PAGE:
Friday, January 10, 2014

Secret Life of Walter Mitty: Film Review

Released worldwide this past Christmas was Ben Stiller’s latest film, one in which he produced, directed and starred in.  Based on James Thurber’s short story of the same name, The Secret Life of Walter Mitty attempts to blur the lines between daydreaming and actually living, and show how life is one great big journey.  The concept behind the film is pretty brilliant, but it could have been executed way better.  The initial setup grabs the audience, as they wait to see what will happen next, but it drops us off disappointed as things do start to pick up.  Adventure is out there waiting, but this film isn’t enough to inspire audiences to pursue it.

Chronic daydreamer Walter Mitty (Ben Stiller) is the negative assets manager at Life and Times magazine.  He escapes reality through constant fantasizing, and frequently zones out from the task at hand.  Action-packed and romantically heroic, Walter Mitty’s creative mind causes him to constantly lose touch with reality.  It’s quite funny, actually, how spacey he gets sometimes.  When the company announces they are going digital and will no longer print physical copies, Mitty is asked to develop the last cover’s picture.  This is no unusual task for Mitty, until he finds that the particular frame he needs goes missing.  His mission is to find the image’s photographer Sean O’Connell (Sean Penn) and recover the missing shot within two weeks of his deadline.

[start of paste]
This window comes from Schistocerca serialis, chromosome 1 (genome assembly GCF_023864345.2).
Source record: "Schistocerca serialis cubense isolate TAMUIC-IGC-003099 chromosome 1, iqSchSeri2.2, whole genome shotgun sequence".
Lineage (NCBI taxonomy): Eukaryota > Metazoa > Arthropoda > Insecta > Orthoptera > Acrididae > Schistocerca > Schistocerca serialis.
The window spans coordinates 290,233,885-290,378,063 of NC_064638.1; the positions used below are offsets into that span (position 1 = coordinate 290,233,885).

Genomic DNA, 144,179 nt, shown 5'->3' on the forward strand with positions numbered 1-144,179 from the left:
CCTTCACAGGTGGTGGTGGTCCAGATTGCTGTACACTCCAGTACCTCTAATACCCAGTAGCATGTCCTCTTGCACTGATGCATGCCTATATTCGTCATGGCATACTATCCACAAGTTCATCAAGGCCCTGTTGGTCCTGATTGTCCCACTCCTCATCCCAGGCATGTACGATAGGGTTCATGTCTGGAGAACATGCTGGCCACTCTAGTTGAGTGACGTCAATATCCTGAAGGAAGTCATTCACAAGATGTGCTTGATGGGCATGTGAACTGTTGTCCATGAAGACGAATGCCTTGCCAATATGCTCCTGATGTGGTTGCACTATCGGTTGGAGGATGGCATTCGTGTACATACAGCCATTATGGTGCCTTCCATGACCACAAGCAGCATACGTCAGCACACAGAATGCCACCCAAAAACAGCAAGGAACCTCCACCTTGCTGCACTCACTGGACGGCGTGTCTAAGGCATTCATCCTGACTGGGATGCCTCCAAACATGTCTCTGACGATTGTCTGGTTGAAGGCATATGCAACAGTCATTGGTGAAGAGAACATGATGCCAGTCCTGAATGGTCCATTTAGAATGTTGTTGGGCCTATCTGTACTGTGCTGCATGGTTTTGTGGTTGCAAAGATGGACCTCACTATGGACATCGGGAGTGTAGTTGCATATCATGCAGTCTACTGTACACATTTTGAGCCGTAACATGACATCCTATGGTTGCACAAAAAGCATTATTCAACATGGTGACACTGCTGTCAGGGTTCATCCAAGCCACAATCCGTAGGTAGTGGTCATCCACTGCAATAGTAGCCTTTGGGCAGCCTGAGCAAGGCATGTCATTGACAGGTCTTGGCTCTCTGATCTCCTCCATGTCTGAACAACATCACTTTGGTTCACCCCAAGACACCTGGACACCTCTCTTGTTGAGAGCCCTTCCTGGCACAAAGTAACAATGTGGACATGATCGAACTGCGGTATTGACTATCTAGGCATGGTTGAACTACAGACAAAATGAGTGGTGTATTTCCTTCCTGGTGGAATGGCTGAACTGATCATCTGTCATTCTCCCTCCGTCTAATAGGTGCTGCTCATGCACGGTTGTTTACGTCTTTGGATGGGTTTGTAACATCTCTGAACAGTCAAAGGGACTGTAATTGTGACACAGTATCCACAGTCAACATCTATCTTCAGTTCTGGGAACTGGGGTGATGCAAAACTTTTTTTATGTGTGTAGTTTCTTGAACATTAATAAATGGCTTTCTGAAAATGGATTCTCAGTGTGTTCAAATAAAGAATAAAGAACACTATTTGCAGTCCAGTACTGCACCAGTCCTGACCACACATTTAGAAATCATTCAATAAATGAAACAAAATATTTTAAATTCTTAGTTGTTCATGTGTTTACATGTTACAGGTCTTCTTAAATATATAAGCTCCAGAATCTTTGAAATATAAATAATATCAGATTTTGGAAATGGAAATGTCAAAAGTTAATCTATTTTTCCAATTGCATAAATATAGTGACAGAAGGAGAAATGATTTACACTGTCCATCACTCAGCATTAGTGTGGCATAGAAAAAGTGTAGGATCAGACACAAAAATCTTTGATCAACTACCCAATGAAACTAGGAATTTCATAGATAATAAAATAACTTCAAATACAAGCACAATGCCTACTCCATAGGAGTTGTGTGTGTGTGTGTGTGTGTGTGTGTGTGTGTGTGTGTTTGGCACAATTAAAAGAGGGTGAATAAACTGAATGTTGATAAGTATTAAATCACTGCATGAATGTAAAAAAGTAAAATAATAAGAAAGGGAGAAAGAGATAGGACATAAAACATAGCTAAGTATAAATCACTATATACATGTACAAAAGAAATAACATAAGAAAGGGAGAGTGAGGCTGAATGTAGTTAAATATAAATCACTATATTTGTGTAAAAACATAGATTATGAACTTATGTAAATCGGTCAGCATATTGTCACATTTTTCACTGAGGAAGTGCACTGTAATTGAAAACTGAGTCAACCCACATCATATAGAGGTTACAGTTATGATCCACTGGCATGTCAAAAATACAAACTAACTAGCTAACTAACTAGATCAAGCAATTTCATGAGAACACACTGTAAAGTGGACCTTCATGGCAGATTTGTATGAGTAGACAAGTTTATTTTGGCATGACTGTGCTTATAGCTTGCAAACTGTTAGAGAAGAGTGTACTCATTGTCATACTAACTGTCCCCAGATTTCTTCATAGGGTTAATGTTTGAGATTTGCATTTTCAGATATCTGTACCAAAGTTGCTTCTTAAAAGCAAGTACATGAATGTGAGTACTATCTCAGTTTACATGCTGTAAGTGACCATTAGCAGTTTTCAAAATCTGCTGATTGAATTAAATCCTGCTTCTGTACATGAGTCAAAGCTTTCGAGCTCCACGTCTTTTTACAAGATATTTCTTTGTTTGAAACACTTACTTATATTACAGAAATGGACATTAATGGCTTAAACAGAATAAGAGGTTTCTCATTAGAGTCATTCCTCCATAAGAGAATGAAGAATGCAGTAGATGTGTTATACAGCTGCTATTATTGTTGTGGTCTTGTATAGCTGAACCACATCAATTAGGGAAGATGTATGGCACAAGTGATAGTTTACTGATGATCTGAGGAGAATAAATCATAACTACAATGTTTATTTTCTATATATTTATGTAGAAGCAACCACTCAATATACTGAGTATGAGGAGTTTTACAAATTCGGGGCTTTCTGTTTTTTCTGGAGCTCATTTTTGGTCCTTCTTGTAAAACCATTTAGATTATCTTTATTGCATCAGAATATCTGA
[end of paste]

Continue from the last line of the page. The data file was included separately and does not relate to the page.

What’s a heroic mission without a little motivation?  The dream-come-true romance between Mitty and Cheryl Melhoff (Kristen Wiig) is pretty run-of-the-mill.  He likes her, tries to go after her on Eharmony, and finds himself unimpressive.  It’s quite boring and drawn-out.  Its lack of passion isn’t even out of Mitty’s shyness.  He may just not care about Cheryl at all.  Mitty concerns himself with daydreaming, and not even his daydreams evoke much love (or even lust).  

True, once he stops daydreaming he starts living a life beyond dreams as far as adventuring goes, he is satisfied.  However, once he arrives in Iceland (which is shot beautifully), the story starts to lull.  The special effects sprinkled throughout the film are pretty impressive.  Mitty’s daydream sequences are pretty outrageous, including his superpower-induced chasing of Ted Hendricks (Adam Scott) throughout New York City.  They may even be the saving grace. The first half hour really draws in the audience.  The concept for the film is an excellent one.  What audiences leave the theater with is meant to inspire.  Even the ending to the film is satisfying, and a pleasant surprise for those who sat through the two hours it took to get there.

Perhaps the detail of a two-week deadline screwed up the momentum of this film.  Provided Mitty had two or three days, the speed of events would have greatly increased, and he wouldn’t have exactly taken his time getting from Point A to Point B and back.  There would have been less time as far as what could been plausible for the story, but the level of action and plot twists would have increased, making Walter Mitty more watchable.